# A Wolfram Notebook on thn Derivatives

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## Introduction

Introduction

Derivatives of functions play a fundamental role in calculus and its applications. The function D computes derivatives of various types in the Wolfram Language and is one of the most-used functions in the system.

Starting from the derivative of a function, one can compute derivatives of higher orders to gain further insight into the physical phenomenon described by the function. For example, suppose that the position of a particle moving along a straight line at time is defined as follows.

s(t)

t

In[1]:=

s[t_]:=t^5-10t+(1/12)Sin[3t]

Then, the velocity and the acceleration of the particle are given by its first and second derivatives, respectively. The higher derivatives too can be computed easily using D; they also have special names, which can be seen in the following computation.

In[2]:=

{velocity,acceleration,jerk,snap,crackle,pop}=Table[D[s[t],{t,i}],{i,6}];

In[3]:=

Plot[Evaluate[{x[t],velocity,acceleration,jerk,snap,crackle,pop}],{t,0,Pi},Exclusions->None,PlotLegends->{"position","velocity","acceleration","jerk","snap","crackle","pop"},PlotRange->All]

Out[3]=

Recent versions of the Wolfram Language allow you to compute not just the derivative of any specific order for a function, but also closed-form expressions for derivatives of symbolic order n using D. Such a closed form encodes all the information required to compute higher derivatives of the function.

Here we will give some examples for computing these derivatives, starting with an elementary example to illustrate how one might guess a formula for the derivative. Next, we create a table of derivatives to show that sophisticated special functions are needed to express the closed forms in general. Finally, we show that the calculus of derivatives is a generalization of the ordinary calculus of derivatives by exhibiting the sum, product and chain rules for these derivatives.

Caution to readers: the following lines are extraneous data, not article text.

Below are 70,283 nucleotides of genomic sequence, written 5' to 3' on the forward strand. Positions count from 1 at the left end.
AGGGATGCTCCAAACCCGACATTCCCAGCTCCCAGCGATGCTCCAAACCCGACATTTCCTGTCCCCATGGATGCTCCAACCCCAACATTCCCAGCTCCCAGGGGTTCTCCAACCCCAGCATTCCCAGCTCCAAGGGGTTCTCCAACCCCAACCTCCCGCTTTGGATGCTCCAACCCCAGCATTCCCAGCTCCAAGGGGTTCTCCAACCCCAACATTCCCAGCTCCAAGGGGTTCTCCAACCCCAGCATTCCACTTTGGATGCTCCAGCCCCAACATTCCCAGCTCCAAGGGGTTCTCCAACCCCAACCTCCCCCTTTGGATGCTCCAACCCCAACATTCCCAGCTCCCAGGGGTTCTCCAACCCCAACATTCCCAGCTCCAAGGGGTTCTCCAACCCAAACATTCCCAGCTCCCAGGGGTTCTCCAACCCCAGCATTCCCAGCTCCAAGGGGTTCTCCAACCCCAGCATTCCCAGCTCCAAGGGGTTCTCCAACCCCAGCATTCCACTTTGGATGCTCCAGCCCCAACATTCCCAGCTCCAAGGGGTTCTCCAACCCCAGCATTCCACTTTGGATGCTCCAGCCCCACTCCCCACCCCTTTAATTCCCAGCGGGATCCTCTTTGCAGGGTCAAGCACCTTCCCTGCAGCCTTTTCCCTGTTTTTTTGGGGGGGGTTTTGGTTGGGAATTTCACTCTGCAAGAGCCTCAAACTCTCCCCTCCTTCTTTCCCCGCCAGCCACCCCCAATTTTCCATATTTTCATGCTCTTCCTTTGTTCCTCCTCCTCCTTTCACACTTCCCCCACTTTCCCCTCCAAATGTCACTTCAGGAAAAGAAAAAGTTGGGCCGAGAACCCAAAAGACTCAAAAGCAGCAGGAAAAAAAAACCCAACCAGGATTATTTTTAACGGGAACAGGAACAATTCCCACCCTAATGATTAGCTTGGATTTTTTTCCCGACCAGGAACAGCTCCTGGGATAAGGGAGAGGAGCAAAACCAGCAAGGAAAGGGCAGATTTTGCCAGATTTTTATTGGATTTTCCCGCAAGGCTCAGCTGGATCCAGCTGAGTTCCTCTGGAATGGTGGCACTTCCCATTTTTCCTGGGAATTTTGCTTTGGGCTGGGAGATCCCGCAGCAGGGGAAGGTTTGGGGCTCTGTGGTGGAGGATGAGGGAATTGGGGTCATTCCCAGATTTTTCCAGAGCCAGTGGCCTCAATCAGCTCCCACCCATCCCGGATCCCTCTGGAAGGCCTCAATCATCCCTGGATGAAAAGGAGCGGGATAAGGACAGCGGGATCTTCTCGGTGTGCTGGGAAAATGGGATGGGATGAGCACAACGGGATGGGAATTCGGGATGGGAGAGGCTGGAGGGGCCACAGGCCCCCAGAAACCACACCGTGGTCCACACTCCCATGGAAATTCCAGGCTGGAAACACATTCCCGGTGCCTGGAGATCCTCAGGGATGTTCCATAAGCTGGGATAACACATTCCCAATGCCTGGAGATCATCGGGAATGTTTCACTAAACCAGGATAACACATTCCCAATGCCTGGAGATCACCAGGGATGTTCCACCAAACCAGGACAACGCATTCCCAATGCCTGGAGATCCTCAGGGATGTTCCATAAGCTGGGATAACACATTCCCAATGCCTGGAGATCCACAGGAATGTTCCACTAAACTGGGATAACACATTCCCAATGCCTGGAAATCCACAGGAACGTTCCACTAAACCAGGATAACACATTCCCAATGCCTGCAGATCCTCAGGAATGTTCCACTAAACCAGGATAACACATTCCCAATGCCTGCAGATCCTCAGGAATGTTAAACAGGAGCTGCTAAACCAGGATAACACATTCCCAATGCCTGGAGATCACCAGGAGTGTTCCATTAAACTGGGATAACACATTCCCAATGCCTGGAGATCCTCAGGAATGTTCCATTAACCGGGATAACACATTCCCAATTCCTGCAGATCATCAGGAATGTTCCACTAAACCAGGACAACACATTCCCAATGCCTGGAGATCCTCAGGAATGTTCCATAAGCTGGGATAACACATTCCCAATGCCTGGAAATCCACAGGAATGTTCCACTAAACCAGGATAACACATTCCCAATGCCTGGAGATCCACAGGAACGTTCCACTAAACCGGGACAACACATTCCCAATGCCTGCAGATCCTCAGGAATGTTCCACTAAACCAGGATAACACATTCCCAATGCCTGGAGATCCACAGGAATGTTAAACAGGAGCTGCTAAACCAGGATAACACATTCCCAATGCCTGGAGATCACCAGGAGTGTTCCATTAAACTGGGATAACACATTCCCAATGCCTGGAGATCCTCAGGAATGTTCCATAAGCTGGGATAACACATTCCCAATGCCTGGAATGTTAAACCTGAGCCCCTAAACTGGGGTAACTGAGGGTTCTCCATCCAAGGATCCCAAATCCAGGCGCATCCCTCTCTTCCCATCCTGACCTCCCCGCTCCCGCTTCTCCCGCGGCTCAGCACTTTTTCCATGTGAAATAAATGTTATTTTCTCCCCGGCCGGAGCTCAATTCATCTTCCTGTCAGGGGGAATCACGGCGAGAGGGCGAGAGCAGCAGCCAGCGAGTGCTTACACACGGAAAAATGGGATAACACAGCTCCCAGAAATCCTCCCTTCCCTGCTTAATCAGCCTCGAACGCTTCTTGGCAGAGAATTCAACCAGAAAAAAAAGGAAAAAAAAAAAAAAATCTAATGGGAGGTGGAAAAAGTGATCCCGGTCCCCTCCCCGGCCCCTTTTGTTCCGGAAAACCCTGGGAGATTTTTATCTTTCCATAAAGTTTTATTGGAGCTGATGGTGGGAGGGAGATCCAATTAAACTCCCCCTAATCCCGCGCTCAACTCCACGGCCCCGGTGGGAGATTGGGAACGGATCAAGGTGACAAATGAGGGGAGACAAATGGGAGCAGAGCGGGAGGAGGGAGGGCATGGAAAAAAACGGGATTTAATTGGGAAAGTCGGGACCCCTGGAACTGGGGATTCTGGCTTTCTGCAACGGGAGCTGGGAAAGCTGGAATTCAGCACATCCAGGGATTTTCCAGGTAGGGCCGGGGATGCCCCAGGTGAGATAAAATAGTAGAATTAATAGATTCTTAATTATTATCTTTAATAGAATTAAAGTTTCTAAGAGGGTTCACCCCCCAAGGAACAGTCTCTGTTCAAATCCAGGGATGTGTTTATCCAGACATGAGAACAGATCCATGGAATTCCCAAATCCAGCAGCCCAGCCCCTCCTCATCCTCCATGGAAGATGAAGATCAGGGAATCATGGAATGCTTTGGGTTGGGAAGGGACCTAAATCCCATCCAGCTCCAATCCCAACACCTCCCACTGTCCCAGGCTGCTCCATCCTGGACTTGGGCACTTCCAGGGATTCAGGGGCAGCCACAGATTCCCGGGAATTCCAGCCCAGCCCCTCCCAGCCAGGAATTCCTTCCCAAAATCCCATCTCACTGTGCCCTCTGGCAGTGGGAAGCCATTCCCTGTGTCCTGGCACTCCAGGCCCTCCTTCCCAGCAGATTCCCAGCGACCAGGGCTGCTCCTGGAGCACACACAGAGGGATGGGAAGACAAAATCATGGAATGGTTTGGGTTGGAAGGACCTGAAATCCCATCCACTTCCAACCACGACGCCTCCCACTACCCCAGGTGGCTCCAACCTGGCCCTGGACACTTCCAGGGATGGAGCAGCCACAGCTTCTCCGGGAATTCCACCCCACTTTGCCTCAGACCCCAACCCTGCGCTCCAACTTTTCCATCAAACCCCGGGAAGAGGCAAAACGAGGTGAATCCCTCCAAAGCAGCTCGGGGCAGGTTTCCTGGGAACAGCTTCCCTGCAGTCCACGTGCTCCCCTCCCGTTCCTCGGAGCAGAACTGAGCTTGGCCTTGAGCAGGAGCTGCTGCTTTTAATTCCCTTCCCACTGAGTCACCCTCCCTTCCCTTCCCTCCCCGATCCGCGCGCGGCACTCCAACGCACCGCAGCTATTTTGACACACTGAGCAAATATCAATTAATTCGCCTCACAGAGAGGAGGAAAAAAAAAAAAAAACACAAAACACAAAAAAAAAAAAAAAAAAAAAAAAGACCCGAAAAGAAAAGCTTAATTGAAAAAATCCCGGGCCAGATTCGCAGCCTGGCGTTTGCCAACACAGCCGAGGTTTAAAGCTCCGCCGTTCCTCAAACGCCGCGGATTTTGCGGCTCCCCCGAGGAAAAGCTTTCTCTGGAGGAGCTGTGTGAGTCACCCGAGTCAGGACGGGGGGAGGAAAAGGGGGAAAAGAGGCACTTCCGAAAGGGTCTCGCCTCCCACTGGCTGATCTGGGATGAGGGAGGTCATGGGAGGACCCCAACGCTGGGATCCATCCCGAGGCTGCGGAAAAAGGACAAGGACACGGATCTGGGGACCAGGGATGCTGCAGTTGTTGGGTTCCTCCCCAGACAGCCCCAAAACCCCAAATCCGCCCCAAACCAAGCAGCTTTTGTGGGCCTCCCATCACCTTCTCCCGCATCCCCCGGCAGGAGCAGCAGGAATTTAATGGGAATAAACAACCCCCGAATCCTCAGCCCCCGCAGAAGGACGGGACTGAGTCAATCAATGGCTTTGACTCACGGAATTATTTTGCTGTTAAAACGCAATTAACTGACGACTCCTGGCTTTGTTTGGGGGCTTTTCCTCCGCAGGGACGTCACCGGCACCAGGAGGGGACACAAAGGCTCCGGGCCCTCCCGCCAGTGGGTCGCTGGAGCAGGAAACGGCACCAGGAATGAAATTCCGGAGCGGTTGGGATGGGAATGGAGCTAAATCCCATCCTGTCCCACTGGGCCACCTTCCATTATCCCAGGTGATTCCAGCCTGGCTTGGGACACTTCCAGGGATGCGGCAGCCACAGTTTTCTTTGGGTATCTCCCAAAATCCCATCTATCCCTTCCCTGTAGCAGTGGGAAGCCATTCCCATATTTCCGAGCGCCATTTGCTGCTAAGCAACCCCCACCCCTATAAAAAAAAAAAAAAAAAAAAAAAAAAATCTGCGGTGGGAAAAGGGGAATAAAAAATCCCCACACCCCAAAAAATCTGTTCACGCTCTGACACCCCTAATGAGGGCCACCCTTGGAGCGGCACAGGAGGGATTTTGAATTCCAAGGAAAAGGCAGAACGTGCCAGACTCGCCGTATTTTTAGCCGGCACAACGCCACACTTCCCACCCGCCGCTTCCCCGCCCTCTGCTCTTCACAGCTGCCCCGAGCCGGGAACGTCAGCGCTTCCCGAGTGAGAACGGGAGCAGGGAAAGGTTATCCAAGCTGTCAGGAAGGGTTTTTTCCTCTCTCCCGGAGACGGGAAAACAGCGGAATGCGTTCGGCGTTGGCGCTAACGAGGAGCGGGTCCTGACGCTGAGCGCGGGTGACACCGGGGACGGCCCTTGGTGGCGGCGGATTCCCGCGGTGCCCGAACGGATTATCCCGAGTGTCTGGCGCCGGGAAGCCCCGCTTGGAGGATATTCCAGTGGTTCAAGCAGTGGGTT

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## An Elementary Example

An Elementary Example

Let us begin by considering the cosine function. Its first four derivatives are given by:

In[4]:=

Table[D[Cos[x],{x,n}],{n,4}]

Out[4]=

{-Sin[x],-Cos[x],Sin[x],Cos[x]}

There is a clear pattern in the table, namely that each derivative may be obtained by adding a multiple of to , as shown here.

π/2

x

In[5]:=

Table[Cos[x+(nπ)/2],{n,4}]

Out[5]=

{-Sin[x],-Cos[x],Sin[x],Cos[x]}

In[6]:=

D[Cos[x],{x,n}]

Out[6]=

Cos+x

nπ

2

An immediate application of the above closed form would be to compute higher-order derivatives of Cos with blinding speed. D itself uses this method to compute the billionth derivative of Cos in a flash, as shown here.

In[7]:=

D[Cos[x],{x,10^9}]//Timing

Out[7]=

{0.000572,Cos[x]}

Next, we note that, starting from the derivative, one can obtain derivatives of symbolic order specified by arbitrary expressions. For example, the derivative of Cos can be obtained by using a replacement rule, as shown here.

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n

th

(n-1)

In[8]:=

D[Cos[x],{x,n}]/.{n(n-1)}

Out[8]=

Cos(-1+n)π+x